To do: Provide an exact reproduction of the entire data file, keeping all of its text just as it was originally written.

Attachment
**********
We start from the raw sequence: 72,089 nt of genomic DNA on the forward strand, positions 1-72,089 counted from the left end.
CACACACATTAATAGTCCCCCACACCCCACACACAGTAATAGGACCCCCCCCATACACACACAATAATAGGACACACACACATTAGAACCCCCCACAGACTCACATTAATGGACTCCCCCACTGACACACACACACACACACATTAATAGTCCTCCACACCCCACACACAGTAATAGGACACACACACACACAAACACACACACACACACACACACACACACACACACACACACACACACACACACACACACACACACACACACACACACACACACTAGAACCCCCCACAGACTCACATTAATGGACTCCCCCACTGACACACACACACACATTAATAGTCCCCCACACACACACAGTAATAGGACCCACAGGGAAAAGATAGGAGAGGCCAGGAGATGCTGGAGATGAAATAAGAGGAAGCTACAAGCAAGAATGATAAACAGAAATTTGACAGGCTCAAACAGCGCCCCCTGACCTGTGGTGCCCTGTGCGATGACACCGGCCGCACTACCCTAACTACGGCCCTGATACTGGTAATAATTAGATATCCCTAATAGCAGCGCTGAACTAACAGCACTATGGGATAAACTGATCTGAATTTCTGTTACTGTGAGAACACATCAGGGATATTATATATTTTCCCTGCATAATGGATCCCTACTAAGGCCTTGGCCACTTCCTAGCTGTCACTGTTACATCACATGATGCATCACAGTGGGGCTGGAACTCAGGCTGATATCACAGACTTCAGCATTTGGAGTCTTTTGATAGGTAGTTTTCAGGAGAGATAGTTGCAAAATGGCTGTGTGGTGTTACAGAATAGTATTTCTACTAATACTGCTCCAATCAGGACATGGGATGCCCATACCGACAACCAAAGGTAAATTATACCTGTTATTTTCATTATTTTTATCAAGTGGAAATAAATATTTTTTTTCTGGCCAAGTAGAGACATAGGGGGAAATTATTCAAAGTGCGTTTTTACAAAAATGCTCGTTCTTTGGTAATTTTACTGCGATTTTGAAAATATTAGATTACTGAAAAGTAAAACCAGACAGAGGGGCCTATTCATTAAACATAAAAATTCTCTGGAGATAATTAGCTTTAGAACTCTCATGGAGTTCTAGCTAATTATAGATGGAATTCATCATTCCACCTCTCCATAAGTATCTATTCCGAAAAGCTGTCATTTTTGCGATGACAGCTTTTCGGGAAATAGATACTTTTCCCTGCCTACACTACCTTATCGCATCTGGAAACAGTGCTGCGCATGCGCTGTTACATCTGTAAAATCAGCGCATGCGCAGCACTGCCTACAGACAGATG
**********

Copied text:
We start from the raw sequence: 72,089 nt of genomic DNA on the forward strand, positions 1-72,089 counted from the left end.
CACACACATTAATAGTCCCCCACACCCCACACACAGTAATAGGACCCCCCCCATACACACACAATAATAGGACACACACACATTAGAACCCCCCACAGACTCACATTAATGGACTCCCCCACTGACACACACACACACACACATTAATAGTCCTCCACACCCCACACACAGTAATAGGACACACACACACACAAACACACACACACACACACACACACACACACACACACACACACACACACACACACACACACACACACACACACACACACACACTAGAACCCCCCACAGACTCACATTAATGGACTCCCCCACTGACACACACACACACATTAATAGTCCCCCACACACACACAGTAATAGGACCCACAGGGAAAAGATAGGAGAGGCCAGGAGATGCTGGAGATGAAATAAGAGGAAGCTACAAGCAAGAATGATAAACAGAAATTTGACAGGCTCAAACAGCGCCCCCTGACCTGTGGTGCCCTGTGCGATGACACCGGCCGCACTACCCTAACTACGGCCCTGATACTGGTAATAATTAGATATCCCTAATAGCAGCGCTGAACTAACAGCACTATGGGATAAACTGATCTGAATTTCTGTTACTGTGAGAACACATCAGGGATATTATATATTTTCCCTGCATAATGGATCCCTACTAAGGCCTTGGCCACTTCCTAGCTGTCACTGTTACATCACATGATGCATCACAGTGGGGCTGGAACTCAGGCTGATATCACAGACTTCAGCATTTGGAGTCTTTTGATAGGTAGTTTTCAGGAGAGATAGTTGCAAAATGGCTGTGTGGTGTTACAGAATAGTATTTCTACTAATACTGCTCCAATCAGGACATGGGATGCCCATACCGACAACCAAAGGTAAATTATACCTGTTATTTTCATTATTTTTATCAAGTGGAAATAAATATTTTTTTTCTGGCCAAGTAGAGACATAGGGGGAAATTATTCAAAGTGCGTTTTTACAAAAATGCTCGTTCTTTGGTAATTTTACTGCGATTTTGAAAATATTAGATTACTGAAAAGTAAAACCAGACAGAGGGGCCTATTCATTAAACATAAAAATTCTCTGGAGATAATTAGCTTTAGAACTCTCATGGAGTTCTAGCTAATTATAGATGGAATTCATCATTCCACCTCTCCATAAGTATCTATTCCGAAAAGCTGTCATTTTTGCGATGACAGCTTTTCGGGAAATAGATACTTTTCCCTGCCTACACTACCTTATCGCATCTGGAAACAGTGCTGCGCATGCGCTGTTACATCTGTAAAATCAGCGCATGCGCAGCACTGCCTACAGACAGATG